A total of 39 patients (all eligible) were enrolled, 15 in stratum 1 and 24 in stratum 2 (Table 1). The 15 patients in stratum 1 received a total of 35 treatment courses (median, two courses), and the 24 patients in stratum 2 received a total of 76 courses (median, 2.5 courses).
Two patients in stratum 1 were not evaluable for response. One received no treatment due to parental choice, and the other received only one dose of drug secondary to vascular leak and hypotension. Of the 13 evaluable patients in stratum 1, there were no responders: three had SD and 10 had PD. One patient in stratum 2 was taken off study secondary to anaphylaxis during cycle 1 and was not evaluable for response, leaving 23 evaluable stratum 2 patients. In the first 20 evaluable stratum 2 patients, there were five responders, all with CR (Table 2). The statistical criterion for activity required at least four responders in stratum 2, and this boundary was exceeded. Of the 23 evaluable stratum 2 patients, five patients had a CR, four patients had SD, and 14 had PD, for an overall response and CR rate of 21.7% (95% CI, 5% to 37%).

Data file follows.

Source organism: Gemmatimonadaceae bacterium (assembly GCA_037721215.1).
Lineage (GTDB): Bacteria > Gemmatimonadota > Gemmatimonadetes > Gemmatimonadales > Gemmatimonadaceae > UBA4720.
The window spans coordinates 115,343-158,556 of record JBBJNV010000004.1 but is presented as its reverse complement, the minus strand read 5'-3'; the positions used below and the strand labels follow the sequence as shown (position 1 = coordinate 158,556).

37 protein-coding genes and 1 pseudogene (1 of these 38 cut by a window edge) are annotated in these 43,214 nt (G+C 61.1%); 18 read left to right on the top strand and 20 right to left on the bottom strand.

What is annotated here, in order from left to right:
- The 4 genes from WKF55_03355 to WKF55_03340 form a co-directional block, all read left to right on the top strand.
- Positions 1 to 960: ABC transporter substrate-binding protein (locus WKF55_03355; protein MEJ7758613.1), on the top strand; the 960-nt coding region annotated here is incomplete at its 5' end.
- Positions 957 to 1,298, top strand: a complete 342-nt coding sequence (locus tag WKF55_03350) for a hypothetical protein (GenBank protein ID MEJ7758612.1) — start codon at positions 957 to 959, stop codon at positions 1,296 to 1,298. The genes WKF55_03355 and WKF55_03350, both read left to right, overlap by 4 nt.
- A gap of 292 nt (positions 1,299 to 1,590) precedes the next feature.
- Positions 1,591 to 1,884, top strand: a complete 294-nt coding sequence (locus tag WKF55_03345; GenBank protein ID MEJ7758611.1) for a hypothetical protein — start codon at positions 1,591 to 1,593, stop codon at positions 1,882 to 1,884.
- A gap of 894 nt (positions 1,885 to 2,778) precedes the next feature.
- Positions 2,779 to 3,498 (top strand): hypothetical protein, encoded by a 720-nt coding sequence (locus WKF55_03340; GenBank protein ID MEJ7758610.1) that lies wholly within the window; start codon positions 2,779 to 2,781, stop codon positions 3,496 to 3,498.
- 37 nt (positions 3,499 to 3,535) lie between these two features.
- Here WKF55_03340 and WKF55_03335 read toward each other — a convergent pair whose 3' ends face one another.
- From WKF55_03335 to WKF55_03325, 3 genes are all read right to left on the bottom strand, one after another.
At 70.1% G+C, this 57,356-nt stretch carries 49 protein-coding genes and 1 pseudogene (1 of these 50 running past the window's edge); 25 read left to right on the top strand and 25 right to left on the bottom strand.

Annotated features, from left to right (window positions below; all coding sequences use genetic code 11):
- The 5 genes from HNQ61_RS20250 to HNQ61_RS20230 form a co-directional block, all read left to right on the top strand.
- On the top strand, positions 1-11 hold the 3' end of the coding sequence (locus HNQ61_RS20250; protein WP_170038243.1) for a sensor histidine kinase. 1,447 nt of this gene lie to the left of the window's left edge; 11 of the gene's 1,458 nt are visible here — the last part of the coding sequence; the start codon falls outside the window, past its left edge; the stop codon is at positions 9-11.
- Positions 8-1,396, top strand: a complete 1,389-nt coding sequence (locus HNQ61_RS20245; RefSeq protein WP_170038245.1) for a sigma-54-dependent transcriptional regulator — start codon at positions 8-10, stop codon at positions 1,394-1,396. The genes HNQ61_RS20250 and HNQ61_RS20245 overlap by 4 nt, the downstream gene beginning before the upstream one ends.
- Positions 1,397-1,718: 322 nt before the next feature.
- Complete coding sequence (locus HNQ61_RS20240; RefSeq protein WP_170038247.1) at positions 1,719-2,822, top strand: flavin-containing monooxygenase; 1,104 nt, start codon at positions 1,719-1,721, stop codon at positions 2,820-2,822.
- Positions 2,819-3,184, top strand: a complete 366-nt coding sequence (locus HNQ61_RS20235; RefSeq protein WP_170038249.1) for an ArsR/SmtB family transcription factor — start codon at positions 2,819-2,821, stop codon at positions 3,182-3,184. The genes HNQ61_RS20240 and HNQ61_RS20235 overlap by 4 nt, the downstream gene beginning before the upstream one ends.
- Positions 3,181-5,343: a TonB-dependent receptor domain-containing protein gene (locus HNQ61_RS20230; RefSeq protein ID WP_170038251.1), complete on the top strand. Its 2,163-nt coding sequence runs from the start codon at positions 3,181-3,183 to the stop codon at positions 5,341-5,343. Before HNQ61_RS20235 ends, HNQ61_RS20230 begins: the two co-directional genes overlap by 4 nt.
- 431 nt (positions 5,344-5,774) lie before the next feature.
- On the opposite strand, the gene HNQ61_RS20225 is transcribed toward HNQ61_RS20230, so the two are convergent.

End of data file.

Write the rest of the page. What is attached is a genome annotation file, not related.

Three of the patients with CR (Table 3) enrolled with disease in the BM only. One patient had a single MIBG-avid lesion in the right tibia, and the final responder had BM disease as well as multiple MIBG-avid sites. This was the first relapse for four of the five patients who had previously been in a complete remission after myeloablative chemotherapy and autologous stem-cell transplantation (ASCT). Patient 29 had primary refractory neuroblastoma and enrolled with persistent disease 2 months after treatment with 131I-MIBG and myeloablative therapy with autologous stem-cell rescue. Four of these five patients received six cycles of therapy, and one (patient 10) stopped therapy after four cycles due to DLT. Two of the responders received isotretinoin after the completion of protocol-determined therapy. Four of the patients achieved CR after two cycles of hu14.18-IL2 treatment. Patient 29 had a negative MIBG scan and negative BM morphology after two cycles of treatment but remained positive by immunocytology. Both the BM morphology and immunocytology were clear after four treatment cycles. All five patients had a prolonged CR, and patient 29 remains in CR at 35+ months (additional clinical details for these patients are provided in Appendix Table A1, online only).